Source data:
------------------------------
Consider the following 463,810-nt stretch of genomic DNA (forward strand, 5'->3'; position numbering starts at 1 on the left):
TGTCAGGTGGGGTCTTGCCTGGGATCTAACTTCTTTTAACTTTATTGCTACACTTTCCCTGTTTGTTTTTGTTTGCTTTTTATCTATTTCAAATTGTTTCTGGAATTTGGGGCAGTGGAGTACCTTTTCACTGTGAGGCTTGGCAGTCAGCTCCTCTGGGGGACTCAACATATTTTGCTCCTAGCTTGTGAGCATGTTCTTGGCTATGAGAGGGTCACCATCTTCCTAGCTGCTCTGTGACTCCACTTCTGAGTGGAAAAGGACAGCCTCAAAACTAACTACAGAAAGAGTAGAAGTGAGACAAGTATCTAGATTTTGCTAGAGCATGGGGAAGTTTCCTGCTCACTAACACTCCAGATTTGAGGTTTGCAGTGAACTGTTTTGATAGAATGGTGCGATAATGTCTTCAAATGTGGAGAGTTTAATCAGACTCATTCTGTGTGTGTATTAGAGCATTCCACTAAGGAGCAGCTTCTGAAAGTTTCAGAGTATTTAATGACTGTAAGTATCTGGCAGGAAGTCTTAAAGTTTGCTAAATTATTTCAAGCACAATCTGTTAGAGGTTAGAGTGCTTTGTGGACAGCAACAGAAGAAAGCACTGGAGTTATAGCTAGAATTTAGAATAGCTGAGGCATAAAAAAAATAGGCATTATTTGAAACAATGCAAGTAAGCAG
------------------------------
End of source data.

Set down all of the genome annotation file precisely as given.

Consider the following 463,810-nt stretch of genomic DNA (forward strand, 5'->3'; position numbering starts at 1 on the left):
TGTCAGGTGGGGTCTTGCCTGGGATCTAACTTCTTTTAACTTTATTGCTACACTTTCCCTGTTTGTTTTTGTTTGCTTTTTATCTATTTCAAATTGTTTCTGGAATTTGGGGCAGTGGAGTACCTTTTCACTGTGAGGCTTGGCAGTCAGCTCCTCTGGGGGACTCAACATATTTTGCTCCTAGCTTGTGAGCATGTTCTTGGCTATGAGAGGGTCACCATCTTCCTAGCTGCTCTGTGACTCCACTTCTGAGTGGAAAAGGACAGCCTCAAAACTAACTACAGAAAGAGTAGAAGTGAGACAAGTATCTAGATTTTGCTAGAGCATGGGGAAGTTTCCTGCTCACTAACACTCCAGATTTGAGGTTTGCAGTGAACTGTTTTGATAGAATGGTGCGATAATGTCTTCAAATGTGGAGAGTTTAATCAGACTCATTCTGTGTGTGTATTAGAGCATTCCACTAAGGAGCAGCTTCTGAAAGTTTCAGAGTATTTAATGACTGTAAGTATCTGGCAGGAAGTCTTAAAGTTTGCTAAATTATTTCAAGCACAATCTGTTAGAGGTTAGAGTGCTTTGTGGACAGCAACAGAAGAAAGCACTGGAGTTATAGCTAGAATTTAGAATAGCTGAGGCATAAAAAAAATAGGCATTATTTGAAACAATGCAAGTAAGCAG